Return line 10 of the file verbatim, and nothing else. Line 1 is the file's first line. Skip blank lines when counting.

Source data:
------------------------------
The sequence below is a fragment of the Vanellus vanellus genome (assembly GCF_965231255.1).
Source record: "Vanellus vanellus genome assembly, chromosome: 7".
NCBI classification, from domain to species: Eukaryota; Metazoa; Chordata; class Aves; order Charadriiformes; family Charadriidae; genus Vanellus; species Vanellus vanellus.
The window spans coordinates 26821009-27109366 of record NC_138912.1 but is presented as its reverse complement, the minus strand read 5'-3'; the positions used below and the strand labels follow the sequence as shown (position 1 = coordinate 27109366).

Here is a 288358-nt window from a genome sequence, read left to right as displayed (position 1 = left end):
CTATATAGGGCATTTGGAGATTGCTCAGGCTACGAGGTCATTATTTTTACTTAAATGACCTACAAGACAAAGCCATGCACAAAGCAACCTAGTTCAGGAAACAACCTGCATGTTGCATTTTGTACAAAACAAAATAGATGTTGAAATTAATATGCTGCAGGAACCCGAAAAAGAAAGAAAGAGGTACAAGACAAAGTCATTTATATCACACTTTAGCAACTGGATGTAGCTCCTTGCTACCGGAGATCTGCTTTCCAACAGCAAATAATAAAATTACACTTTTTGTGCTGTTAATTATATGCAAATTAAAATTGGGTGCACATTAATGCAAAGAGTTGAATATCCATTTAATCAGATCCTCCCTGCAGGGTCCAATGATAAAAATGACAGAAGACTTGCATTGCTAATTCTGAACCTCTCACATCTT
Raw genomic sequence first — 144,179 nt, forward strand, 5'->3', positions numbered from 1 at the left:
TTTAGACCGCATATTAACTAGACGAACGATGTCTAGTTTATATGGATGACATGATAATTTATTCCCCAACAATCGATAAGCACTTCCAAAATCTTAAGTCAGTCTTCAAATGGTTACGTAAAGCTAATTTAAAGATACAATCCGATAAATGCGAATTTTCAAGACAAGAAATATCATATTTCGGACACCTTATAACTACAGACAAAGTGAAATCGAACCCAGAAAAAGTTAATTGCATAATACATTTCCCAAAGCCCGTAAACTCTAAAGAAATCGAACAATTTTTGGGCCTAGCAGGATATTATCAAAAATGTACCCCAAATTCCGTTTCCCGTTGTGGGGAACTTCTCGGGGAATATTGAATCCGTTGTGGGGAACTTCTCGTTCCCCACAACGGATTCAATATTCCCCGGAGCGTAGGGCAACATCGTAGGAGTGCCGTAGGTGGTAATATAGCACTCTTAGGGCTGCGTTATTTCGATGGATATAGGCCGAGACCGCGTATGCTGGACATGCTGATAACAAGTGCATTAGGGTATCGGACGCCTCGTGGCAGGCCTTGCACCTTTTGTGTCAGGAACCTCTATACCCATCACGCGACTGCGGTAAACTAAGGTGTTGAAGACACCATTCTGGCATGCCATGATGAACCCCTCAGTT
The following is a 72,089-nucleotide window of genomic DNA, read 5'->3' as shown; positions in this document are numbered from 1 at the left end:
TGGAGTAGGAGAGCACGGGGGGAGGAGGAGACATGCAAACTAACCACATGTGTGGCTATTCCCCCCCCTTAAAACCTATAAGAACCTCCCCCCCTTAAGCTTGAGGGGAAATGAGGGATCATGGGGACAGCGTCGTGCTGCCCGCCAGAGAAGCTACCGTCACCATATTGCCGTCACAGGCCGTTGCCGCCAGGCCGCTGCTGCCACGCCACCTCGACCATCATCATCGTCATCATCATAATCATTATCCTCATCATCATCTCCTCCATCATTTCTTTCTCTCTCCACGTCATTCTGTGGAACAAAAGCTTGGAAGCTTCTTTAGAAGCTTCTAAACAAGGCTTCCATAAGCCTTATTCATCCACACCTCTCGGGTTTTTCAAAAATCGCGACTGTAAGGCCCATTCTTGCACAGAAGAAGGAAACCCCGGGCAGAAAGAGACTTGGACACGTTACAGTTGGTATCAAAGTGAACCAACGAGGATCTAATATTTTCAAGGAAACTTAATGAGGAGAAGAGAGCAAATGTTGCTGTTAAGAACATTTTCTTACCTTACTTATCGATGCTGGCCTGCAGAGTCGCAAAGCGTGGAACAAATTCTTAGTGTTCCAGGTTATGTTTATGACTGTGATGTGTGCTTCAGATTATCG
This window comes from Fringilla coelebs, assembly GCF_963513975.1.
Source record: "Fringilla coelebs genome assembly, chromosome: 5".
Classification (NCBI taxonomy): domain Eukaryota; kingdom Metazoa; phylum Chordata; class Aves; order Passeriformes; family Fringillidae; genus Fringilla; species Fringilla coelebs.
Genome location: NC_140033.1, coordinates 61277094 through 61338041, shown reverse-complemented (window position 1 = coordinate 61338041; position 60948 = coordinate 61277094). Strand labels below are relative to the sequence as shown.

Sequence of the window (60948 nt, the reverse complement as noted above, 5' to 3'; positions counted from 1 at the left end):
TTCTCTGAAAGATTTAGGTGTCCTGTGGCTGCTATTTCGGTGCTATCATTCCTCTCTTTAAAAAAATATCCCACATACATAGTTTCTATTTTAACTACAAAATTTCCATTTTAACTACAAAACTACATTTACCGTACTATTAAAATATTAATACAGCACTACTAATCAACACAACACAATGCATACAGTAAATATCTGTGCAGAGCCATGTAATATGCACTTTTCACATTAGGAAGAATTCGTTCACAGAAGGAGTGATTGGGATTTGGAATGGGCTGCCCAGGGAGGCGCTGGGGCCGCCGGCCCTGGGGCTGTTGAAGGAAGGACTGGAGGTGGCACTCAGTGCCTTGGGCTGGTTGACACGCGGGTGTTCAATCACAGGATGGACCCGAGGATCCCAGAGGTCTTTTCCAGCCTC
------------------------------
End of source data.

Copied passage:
TGGAGTAGGAGAGCACGGGGGGAGGAGGAGACATGCAAACTAACCACATGTGTGGCTATTCCCCCCCCTTAAAACCTATAAGAACCTCCCCCCCTTAAGCTTGAGGGGAAATGAGGGATCATGGGGACAGCGTCGTGCTGCCCGCCAGAGAAGCTACCGTCACCATATTGCCGTCACAGGCCGTTGCCGCCAGGCCGCTGCTGCCACGCCACCTCGACCATCATCATCGTCATCATCATAATCATTATCCTCATCATCATCTCCTCCATCATTTCTTTCTCTCTCCACGTCATTCTGTGGAACAAAAGCTTGGAAGCTTCTTTAGAAGCTTCTAAACAAGGCTTCCATAAGCCTTATTCATCCACACCTCTCGGGTTTTTCAAAAATCGCGACTGTAAGGCCCATTCTTGCACAGAAGAAGGAAACCCCGGGCAGAAAGAGACTTGGACACGTTACAGTTGGTATCAAAGTGAACCAACGAGGATCTAATATTTTCAAGGAAACTTAATGAGGAGAAGAGAGCAAATGTTGCTGTTAAGAACATTTTCTTACCTTACTTATCGATGCTGGCCTGCAGAGTCGCAAAGCGTGGAACAAATTCTTAGTGTTCCAGGTTATGTTTATGACTGTGATGTGTGCTTCAGATTATCG